Yeats’s “Sailing to Byzantium”: The Poetic Process of Impersonal Art

S. Bharadwaj


W.B.Yeats’s “Sailing to Byzantium” is a symbol of unity combining the realistic, intellectual, emotional and mythical elements into a harmony; the harmony ensuing from a resolution of conflicts or contending claims of his contemporaries, D.H.Lawrence and T.S.Eliot. All sorts of existing critical perspectives on the most popular poem, though they provide “a greatly deepened understanding of Yeats,” are limited to either paraphrasal or aesthetic, biographical or holistic, spiritual or allusive, symbolic or technical level and they fail to read the text in the context of the pre-texts and the texts falling within its texture, in the light of other poems of Yeats and his contemporaries to bring out its totally different poetic structure and its single distinctive quality. This paper adopting an analytical inquiry into rhetoric of the poem, the play of meanings, filiations among meanings and signs, substitutions and intertextuality, strives to uncover the difference within unity, the life-centric poetic process of Yeats’s impersonal art, his paradoxical structure of life-in-death for “perfection of life” of mortal man in contradistinction to his contemporaries’s death-centric structural concerns for “perfect work of art.”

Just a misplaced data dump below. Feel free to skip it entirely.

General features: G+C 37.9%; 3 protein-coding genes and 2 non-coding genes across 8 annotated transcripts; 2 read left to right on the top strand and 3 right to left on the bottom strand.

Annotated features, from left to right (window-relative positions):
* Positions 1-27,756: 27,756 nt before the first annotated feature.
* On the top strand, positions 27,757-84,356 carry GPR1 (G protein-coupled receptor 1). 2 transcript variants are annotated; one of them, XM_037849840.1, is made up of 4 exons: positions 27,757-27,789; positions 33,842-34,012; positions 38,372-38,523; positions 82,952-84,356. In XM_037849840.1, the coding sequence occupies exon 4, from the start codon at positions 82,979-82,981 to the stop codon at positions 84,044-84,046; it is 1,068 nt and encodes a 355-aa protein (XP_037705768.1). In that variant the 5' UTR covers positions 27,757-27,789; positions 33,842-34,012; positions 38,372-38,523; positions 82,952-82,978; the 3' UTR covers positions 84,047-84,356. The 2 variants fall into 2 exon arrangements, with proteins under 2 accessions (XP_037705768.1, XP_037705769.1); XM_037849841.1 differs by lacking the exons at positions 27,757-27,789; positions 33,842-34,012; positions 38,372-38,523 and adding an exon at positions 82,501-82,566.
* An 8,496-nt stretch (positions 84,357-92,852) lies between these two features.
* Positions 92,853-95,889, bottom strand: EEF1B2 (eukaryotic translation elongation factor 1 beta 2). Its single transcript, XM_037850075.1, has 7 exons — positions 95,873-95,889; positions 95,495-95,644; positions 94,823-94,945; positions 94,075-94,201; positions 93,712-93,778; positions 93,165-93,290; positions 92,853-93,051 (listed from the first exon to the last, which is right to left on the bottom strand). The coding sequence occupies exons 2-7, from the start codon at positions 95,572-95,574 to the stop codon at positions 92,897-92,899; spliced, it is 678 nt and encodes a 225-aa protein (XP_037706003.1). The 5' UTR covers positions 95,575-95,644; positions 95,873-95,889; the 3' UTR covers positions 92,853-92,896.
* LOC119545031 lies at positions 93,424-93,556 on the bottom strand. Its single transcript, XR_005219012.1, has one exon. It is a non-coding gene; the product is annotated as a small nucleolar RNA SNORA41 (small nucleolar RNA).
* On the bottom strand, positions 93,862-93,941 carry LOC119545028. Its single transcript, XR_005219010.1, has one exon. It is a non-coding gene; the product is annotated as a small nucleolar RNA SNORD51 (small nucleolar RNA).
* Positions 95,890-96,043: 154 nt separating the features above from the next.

Paradox, Holistic, Irony, Arrogance, Magnificence, Erudite, Inherent and Callousness

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